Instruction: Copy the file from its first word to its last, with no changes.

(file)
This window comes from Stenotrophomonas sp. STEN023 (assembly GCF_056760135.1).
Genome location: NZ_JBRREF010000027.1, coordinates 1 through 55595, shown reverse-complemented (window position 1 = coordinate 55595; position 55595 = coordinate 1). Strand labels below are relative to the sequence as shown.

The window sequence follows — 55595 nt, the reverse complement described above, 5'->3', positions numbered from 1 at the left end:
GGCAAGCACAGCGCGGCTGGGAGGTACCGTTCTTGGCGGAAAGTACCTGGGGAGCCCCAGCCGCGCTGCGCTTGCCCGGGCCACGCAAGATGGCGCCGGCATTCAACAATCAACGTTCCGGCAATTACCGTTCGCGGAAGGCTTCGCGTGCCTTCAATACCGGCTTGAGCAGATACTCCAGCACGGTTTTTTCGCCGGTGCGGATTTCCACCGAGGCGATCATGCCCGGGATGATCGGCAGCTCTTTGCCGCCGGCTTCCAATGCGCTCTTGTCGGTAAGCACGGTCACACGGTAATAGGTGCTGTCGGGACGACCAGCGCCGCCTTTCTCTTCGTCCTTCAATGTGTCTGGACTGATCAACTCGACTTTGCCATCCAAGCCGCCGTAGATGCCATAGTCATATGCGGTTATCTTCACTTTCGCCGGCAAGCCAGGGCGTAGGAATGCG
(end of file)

This window comes from Stenotrophomonas sp. STEN023 (assembly GCF_056760135.1).
Genome location: NZ_JBRREF010000027.1, coordinates 1 through 55595, shown reverse-complemented (window position 1 = coordinate 55595; position 55595 = coordinate 1). Strand labels below are relative to the sequence as shown.

The window sequence follows — 55595 nt, the reverse complement described above, 5'->3', positions numbered from 1 at the left end:
GGCAAGCACAGCGCGGCTGGGAGGTACCGTTCTTGGCGGAAAGTACCTGGGGAGCCCCAGCCGCGCTGCGCTTGCCCGGGCCACGCAAGATGGCGCCGGCATTCAACAATCAACGTTCCGGCAATTACCGTTCGCGGAAGGCTTCGCGTGCCTTCAATACCGGCTTGAGCAGATACTCCAGCACGGTTTTTTCGCCGGTGCGGATTTCCACCGAGGCGATCATGCCCGGGATGATCGGCAGCTCTTTGCCGCCGGCTTCCAATGCGCTCTTGTCGGTAAGCACGGTCACACGGTAATAGGTGCTGTCGGGACGACCAGCGCCGCCTTTCTCTTCGTCCTTCAATGTGTCTGGACTGATCAACTCGACTTTGCCATCCAAGCCGCCGTAGATGCCATAGTCATATGCGGTTATCTTCACTTTCGCCGGCAAGCCAGGGCGTAGGAATGCG